HomeReviewsHarvest Moon: The Lost Valley Review

Harvest Moon: The Lost Valley Review


Harvest Moon: The Lost Valley
Developer: Natsume
Publisher: Rising Star Games
Platform: Nintendo 3DS
Release Date: June 20, 2015
Price: $59.95 AUD – Available Here


When Nintendo described this game as having “streamlined controls”, it seemed like a warning. Making things easier can be a great way to attract new players to a video game, but unless the controls are tweaked in just the right way, the game will end up being boring or even annoying. Is this game suitable for the ardent Harvest Moon fan and the newcomer alike, or is it simply tedious and lacking in entertainment value?


A severe snowstorm causes you to become lost. A voice beckons you into a house, and you sleep there for the night. Upon waking up, you hear a voice calling for help. While attempting to locate the source of the voice, you enter the snow-covered farm and discover a Harvest Sprite. This Sprite, Rowan, tells you that you are in the Lost Valley and that it is stuck in a perpetual winter. The Harvest Goddess is the one who is supposed to control the seasons, but she lost the bracelet that gave her her power. Rowan just so happens to have this bracelet, and immediately entrusts the task of delivering it to the Harvest Goddess to you. Your goal now is to build a farm, grow and harvest all kinds of plants and raise animals.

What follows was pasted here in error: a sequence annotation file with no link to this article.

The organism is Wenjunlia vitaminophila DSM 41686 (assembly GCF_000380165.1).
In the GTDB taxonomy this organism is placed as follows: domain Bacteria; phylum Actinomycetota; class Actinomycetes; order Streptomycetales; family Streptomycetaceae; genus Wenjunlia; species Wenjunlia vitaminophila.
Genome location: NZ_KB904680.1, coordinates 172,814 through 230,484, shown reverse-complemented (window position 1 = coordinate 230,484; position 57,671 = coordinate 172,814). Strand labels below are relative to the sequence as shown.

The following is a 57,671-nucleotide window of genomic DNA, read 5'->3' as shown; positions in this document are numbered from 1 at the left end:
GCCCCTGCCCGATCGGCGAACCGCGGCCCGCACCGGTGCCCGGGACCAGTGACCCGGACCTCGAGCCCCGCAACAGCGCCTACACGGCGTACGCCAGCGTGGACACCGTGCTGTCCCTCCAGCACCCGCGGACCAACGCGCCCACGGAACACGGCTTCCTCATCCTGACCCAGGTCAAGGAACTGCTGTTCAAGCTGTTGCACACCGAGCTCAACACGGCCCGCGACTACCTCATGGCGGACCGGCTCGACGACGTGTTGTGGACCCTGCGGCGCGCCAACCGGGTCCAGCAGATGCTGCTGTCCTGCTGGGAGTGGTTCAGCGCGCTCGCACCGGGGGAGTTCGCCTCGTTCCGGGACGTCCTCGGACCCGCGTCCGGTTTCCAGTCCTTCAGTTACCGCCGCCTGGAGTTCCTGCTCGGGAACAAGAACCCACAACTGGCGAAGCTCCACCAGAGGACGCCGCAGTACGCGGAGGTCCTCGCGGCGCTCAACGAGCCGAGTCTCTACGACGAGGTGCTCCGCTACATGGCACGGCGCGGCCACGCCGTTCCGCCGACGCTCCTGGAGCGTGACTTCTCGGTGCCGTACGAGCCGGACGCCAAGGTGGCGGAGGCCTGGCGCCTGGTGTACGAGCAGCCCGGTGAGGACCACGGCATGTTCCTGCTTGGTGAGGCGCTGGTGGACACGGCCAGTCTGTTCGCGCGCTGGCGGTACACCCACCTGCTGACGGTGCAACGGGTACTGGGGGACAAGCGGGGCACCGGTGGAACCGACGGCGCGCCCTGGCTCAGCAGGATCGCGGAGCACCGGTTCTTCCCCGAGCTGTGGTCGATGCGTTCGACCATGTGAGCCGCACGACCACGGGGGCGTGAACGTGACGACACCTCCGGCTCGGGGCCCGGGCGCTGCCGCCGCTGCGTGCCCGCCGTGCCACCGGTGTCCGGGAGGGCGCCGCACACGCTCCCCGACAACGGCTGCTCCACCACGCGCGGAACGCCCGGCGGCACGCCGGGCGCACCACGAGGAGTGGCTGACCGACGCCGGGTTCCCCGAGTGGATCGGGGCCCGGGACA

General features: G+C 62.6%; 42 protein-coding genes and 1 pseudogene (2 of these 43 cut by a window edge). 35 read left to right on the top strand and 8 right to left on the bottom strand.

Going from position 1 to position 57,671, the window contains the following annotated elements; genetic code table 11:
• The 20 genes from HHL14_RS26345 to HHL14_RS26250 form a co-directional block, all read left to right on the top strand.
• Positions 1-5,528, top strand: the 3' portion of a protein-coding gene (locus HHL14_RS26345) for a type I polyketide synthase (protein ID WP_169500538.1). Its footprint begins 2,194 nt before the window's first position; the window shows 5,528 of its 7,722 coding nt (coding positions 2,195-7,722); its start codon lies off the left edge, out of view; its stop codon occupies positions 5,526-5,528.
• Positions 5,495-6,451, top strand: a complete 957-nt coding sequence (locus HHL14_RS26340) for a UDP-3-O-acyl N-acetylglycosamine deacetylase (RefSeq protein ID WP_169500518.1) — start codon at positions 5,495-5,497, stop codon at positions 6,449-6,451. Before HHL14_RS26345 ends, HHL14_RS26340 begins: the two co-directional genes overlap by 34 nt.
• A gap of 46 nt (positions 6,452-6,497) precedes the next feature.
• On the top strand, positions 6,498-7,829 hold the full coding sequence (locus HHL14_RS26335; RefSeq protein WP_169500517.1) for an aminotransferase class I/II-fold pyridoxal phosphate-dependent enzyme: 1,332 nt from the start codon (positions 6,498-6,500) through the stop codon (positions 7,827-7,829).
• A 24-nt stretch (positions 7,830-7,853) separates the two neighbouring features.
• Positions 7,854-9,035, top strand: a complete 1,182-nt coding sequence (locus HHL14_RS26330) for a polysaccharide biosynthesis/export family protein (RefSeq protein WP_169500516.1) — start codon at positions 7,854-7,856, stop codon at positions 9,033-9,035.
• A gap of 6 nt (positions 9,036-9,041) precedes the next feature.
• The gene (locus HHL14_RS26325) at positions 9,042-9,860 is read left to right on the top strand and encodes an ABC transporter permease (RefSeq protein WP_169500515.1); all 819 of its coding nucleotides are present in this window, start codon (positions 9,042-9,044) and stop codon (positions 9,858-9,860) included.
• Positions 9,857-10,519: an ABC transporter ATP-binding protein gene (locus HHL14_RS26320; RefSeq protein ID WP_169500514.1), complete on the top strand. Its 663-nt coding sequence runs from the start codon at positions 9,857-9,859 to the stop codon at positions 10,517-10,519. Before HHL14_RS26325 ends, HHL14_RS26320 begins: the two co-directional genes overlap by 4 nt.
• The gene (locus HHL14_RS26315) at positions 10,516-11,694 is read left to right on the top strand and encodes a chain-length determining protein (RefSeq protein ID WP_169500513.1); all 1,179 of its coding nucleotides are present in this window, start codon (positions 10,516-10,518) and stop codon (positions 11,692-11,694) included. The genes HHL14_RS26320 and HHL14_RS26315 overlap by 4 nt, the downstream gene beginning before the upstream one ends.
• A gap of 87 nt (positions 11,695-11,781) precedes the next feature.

If this game is any indication, Natsume has not yet made the distinction between ‘easy’ and ‘fun’. Streamlining a game does not automatically mean the same thing as producing an entertaining and engaging game. You cannot dig in or raise the block you are standing on, meaning that you often have to create a new platform to be able to dig or fill in a certain spot. Digging or filling in blocks is otherwise easy enough with the game’s simple controls, but the system should be less restrictive. Players with plenty of patience may not have a bad time working on their farm, but the developers made other poor decisions when working on the gameplay. When a block of land dries out, you have to water each individual block one at a time. In other games that feature farming, you do not have to press the ‘A’ button to water every single block, which is not fun when there are dozens of dry blocks that need to be watered.

As you make progress in the game, more and more Harvest Sprites will wake up and offer to help you with various tasks. One Sprite, Dewy, is supposed to water your fields for you. He does do that, but only about 10 blocks at a time. If you watch him, you will see a few blocks get watered only to see an equal or greater amount of blocks dry out in the time it took him to water those few blocks. This means that it is actually more efficient to water each block of land one at a time, a monotonous task that can take up an entire in-game day.


You can increase your friendship percentage with the people you meet by doing requests for them. There is almost no sense of fulfilment when doing these requests; completing them seems more like making a business transaction than making friends with people. It does not help that it takes hours for their dialogue options to change, and the random number generator has a tendency to pick the same line of dialogue several times in a row when you are talking to someone. There is a dating-sim element to this game, but there are only three archetypal characters to choose from as romantic partners. Furthermore, the interactions with them are extremely limited. There is apparently no same-sex dating option, giving less incentive for people to engage with the social features of the game.